Concerns over review of WA industrial manslaughter laws

Concerns over review of WA industrial manslaughter laws

The Western Australian government is currently in the process of reviewing its industrial manslaughter laws and is considering increasing the penalties for employers who are found to be criminally negligent to up to 20 years imprisonment.

The parents of a worker who was killed in October of 2007 are lobbying for the industrial manslaughter legislation after their son’s employer was fined merely $90,000 and each director an additional $45,000.

The WA Government introduced the industrial manslaughter legislation in February, proposing the new penalties for employers. However, the progress of the bill has been halted after being sent to a Legislative Council committee for further consideration.

There is opposition from employer groups regarding the new laws, including construction, mining, and farming industries, as well as regional councils.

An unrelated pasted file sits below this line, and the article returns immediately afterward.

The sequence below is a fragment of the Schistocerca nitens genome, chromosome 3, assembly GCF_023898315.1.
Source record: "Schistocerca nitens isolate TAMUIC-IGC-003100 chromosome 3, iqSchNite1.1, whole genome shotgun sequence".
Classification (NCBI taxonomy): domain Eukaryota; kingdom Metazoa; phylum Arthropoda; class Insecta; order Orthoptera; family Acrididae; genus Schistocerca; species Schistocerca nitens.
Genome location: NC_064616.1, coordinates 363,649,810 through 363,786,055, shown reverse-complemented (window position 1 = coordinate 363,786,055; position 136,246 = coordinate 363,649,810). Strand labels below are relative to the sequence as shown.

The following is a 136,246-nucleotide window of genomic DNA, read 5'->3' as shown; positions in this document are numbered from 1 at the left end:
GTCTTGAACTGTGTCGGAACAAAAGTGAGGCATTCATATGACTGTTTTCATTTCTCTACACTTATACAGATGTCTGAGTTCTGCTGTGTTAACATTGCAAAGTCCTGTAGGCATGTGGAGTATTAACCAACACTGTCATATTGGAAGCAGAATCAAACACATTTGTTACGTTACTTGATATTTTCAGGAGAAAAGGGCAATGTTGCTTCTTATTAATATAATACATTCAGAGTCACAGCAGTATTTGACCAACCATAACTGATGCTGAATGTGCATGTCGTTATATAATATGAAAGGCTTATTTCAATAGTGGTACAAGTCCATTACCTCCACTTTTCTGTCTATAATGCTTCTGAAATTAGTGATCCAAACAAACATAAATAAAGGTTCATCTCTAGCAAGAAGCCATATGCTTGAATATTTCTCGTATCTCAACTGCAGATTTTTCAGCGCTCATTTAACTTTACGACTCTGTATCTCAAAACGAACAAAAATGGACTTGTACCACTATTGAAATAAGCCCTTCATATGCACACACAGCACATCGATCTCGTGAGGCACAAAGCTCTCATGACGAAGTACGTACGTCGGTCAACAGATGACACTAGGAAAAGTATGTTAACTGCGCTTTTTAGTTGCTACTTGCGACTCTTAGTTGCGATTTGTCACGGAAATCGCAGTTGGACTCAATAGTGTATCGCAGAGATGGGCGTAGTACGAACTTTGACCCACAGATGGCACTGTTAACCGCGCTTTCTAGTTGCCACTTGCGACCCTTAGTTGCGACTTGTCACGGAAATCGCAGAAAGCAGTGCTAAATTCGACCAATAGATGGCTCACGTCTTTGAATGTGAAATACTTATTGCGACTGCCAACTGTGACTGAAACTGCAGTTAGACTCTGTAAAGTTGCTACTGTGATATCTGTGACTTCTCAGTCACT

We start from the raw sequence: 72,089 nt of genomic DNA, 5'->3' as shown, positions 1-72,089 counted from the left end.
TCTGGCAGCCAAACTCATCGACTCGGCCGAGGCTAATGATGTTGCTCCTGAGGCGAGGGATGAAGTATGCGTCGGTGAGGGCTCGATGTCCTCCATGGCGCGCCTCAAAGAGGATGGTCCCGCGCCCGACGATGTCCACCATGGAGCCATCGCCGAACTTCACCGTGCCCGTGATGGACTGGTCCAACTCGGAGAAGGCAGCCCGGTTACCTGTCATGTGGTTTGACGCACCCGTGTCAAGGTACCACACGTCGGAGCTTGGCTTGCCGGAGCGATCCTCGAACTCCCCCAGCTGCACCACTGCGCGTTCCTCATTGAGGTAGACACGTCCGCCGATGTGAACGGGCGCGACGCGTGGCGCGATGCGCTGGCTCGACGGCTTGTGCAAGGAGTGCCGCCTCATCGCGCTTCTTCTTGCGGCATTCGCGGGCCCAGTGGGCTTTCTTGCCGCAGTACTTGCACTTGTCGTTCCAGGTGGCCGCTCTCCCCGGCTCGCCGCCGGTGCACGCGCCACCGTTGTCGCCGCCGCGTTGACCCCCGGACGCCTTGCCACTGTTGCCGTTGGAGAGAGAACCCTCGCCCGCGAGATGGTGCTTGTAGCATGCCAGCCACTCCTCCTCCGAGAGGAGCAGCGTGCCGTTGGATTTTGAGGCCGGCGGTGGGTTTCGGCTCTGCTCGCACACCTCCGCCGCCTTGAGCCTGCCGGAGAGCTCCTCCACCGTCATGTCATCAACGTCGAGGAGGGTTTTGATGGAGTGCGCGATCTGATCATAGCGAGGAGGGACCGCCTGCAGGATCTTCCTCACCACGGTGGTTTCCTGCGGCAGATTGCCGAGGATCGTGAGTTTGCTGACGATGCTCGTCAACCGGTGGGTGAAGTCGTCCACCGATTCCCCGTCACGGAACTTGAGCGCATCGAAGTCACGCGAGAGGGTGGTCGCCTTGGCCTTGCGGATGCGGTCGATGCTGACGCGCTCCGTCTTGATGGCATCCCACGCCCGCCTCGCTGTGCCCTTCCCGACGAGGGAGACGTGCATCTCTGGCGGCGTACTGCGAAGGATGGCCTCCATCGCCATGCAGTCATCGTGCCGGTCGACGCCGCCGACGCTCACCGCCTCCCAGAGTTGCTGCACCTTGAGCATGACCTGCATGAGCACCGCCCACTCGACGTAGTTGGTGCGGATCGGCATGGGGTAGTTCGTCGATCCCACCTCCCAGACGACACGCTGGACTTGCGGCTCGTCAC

The executive director of the Western Australian branch of the Master Builders Association explained that there is no evidence that the laws would improve safety on job sites.

“We think shared responsibility [between employers and employees] and a good safety culture is the way to do that, not an increase to punitive measures like industrial manslaughter,” John Gelavis said.

Other opponents include the Pastoralists and Graziers Association, whose president believes it “is a heavy-handed approach, it’s unnecessary, the legislation that currently exists is well and truly strong enough to cover all the unintended consequences of a worksite injury or accident.”

“I have had first-hand experience of this. Sometimes you just have employees that will not take responsibility for themselves and at the end of the day, it is unrealistic to sheet that back home to the employer.”

Minister of Industrial Relations Bill Johnson has thrown his support behind the bill, and is disappointed by the delays.

“But what this committee will do is remove any excuse to delay the passage of the legislation,” Mr Johnston said.

“[However] I have always been prepared to accept amendments if they are sensible and do not undermine the important issue of holding everybody to account in the health and safety system.”

The recommendations are due to be handed down in August.

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